Bah Humbug! The Most Wonderful Character

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MARLEY was dead, to begin with. So begins what many consider to be the second greatest Christmas story of all time. There are many things I love about this time of year: the food, the family, and (as an educator) the break…but one of the things I love the most is the opportunity to read Dickens’ A Christmas Carol in the season it was intended.

I took the opportunity to read a portion of the book with my class last week, and before doing so I did a little background research on the story. I actually learned a few things I never knew. I knew that Dickens was actually struggling as a writer when he wrote it. His recent works had been less than well received and money was tight. I didn’t know that his own father had been thrown into debtor’s prison forcing him at twelve years old to work 10 hour days in a boot blacking warehouse. This experience would shape much of his later views, and these remembrances may have been on his mind when he first devised the plan for A Christmas Carol. After several trips to visit some of the less fortunate of the time, Dickens planned to write a pamphlet that would change people’s opinions of the poor. He soon determined that it would have more impact if he wrote a story instead.

Maybe the most interesting thing I learned was the state of Christmas at the time. The celebration of Christmas had been on the decline for some time, but Dickens saw it as an opportunity to not only inject new energy into a once merry time, but also highlight the plight of the poor in a most powerful way–and thus, A Christmas Carol was born.

I have always marveled at the character of Ebenezer Scrooge. He is no hero, not in the beginning anyway. He is a character who you want to see get what’s coming to him. And yet, that’s not what Dickens does. He takes Scrooge by the hand (or by the collar when necessary) and with the help of a handful of ghosts, guides him through a life-changing journey–one that sees him go from the worst humanity has to offer to the best. It struck me as I taught this story to my students that in Scrooge we witness not only one of the most entertaining transformations of character, but we witness Dickens’ effort to change the society he lived in. Scrooge is the England that surrounded him. At the end of the novella, it is said of Scrooge “that he knew how to keep Christmas well”. Just as Dickens hoped, his novella changed the perception of Christmas to many and like-wise, changed the perception of the spirit of Christmas and how the poor were treated.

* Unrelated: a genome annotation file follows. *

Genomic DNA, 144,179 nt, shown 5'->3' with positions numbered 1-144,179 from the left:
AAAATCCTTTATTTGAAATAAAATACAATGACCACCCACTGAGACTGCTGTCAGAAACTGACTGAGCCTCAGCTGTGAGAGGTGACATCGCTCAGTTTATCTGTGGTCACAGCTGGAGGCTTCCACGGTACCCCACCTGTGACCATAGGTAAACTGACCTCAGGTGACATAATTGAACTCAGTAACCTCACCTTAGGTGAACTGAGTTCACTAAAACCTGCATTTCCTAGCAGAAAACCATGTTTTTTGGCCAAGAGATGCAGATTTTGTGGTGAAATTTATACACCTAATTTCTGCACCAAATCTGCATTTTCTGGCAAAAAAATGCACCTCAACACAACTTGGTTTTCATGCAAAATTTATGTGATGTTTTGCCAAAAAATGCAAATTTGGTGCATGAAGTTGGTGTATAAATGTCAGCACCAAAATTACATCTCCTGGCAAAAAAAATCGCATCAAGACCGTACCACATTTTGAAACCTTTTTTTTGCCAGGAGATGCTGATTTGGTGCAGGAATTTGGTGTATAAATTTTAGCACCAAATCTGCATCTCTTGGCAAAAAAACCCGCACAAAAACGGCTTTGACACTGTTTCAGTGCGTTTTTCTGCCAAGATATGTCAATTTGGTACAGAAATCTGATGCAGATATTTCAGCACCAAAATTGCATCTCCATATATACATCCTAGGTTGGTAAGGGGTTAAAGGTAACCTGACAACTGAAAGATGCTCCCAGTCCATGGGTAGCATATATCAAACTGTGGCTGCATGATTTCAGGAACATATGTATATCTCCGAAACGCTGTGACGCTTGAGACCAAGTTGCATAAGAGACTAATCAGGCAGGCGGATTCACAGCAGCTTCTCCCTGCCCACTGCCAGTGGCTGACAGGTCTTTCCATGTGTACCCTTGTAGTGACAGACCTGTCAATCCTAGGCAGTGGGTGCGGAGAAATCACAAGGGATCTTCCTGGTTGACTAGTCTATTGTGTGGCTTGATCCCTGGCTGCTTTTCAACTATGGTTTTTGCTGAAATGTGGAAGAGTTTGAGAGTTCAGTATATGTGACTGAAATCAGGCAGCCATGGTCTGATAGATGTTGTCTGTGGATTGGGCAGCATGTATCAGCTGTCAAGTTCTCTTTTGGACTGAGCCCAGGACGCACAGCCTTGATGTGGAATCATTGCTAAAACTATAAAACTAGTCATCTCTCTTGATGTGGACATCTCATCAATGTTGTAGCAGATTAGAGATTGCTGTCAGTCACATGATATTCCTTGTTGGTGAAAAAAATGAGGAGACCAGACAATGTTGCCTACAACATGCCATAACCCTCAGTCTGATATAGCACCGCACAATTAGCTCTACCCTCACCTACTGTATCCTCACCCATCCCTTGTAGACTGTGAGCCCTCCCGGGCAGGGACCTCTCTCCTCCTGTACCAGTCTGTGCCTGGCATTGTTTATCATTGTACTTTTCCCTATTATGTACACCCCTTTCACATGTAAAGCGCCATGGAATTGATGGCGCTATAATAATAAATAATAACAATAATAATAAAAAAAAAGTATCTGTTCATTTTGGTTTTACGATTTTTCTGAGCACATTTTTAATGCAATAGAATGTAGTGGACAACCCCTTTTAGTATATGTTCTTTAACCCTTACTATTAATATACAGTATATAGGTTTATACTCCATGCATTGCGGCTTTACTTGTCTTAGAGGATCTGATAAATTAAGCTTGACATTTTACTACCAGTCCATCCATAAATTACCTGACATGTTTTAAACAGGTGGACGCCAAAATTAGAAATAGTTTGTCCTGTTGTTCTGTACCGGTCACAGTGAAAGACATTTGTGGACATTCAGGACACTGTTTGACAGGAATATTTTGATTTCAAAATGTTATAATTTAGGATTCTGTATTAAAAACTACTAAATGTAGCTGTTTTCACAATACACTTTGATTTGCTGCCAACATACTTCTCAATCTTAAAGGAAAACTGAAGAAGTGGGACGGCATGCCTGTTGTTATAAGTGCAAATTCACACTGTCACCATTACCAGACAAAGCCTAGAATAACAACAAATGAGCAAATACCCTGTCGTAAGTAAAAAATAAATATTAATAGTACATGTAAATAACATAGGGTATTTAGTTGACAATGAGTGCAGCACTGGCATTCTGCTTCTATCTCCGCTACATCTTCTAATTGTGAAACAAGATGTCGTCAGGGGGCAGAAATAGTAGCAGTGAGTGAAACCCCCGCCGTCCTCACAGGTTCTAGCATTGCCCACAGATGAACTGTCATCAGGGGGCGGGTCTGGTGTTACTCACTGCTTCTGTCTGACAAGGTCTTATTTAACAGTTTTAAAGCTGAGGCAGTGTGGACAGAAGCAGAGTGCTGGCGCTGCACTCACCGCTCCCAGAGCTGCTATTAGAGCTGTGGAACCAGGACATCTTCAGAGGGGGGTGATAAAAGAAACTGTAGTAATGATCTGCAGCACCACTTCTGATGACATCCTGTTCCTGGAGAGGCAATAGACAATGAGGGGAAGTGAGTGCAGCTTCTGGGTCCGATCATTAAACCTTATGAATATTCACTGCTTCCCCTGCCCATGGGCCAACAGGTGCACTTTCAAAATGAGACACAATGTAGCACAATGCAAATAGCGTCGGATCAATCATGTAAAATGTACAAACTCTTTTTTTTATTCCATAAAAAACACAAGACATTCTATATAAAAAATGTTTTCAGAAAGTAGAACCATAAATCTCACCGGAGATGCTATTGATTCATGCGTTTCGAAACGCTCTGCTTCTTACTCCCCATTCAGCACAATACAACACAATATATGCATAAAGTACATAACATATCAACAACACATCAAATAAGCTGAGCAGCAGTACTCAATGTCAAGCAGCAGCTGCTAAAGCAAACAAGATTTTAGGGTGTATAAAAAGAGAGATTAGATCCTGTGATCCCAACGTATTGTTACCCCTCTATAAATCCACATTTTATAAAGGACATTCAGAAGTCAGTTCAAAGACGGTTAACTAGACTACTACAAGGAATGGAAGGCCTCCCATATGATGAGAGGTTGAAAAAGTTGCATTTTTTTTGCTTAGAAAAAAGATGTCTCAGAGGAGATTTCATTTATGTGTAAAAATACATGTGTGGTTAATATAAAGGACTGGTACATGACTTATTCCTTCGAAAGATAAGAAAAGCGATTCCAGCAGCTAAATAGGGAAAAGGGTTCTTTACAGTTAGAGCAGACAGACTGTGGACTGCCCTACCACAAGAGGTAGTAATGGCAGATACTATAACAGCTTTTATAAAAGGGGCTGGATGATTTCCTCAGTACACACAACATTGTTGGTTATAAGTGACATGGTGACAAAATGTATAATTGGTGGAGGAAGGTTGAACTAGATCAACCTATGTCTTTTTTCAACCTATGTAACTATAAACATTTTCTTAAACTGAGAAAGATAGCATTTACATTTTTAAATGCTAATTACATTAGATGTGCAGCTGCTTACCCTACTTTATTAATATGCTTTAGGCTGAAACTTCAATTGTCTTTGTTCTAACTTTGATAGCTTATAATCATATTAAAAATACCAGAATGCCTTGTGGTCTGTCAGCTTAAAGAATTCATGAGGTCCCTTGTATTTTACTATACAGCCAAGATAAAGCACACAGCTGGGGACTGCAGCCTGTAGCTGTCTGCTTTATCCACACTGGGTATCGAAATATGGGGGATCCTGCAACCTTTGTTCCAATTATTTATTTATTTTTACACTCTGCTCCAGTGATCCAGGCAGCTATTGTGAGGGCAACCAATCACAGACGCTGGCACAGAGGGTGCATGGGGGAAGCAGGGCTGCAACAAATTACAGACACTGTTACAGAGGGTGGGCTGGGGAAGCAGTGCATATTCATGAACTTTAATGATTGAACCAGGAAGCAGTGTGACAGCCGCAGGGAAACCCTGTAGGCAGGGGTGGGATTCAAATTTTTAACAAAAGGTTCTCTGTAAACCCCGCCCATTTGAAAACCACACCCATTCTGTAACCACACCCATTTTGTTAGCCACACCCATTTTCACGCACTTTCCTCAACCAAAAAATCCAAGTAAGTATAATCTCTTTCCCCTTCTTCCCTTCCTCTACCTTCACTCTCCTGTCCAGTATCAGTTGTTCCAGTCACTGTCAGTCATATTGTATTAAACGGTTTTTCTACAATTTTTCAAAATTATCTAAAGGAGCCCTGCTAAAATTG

I often think of Scrooge when I’m writing a character. How can I craft a character that impacts the reader as much as he does? I’m not sure that I will ever create one whose transformation is so powerful, but I think it is every writer’s goal to create characters who not only change but change the reader right along with them.

To your writing,

Merry Christmas, and God Bless us, everyone.

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2 Responses to “Bah Humbug! The Most Wonderful Character”

  1. John, I’ve been reading A Christmas Carol for the past few days and have totally enjoyed it. Thanks for this reminder of why this story was so important and how writers do tend to struggle. I will look for your book! Sounds like a winner.

    • Thanks Becky! Really a refreshing story. As I said one of my absolute favorite characters. Another interesting thing I stumbled onto. According to the Dickens Museum curator, A Muppet Christmas Carol best captures the spirit of the story.

      Merry Christmas!

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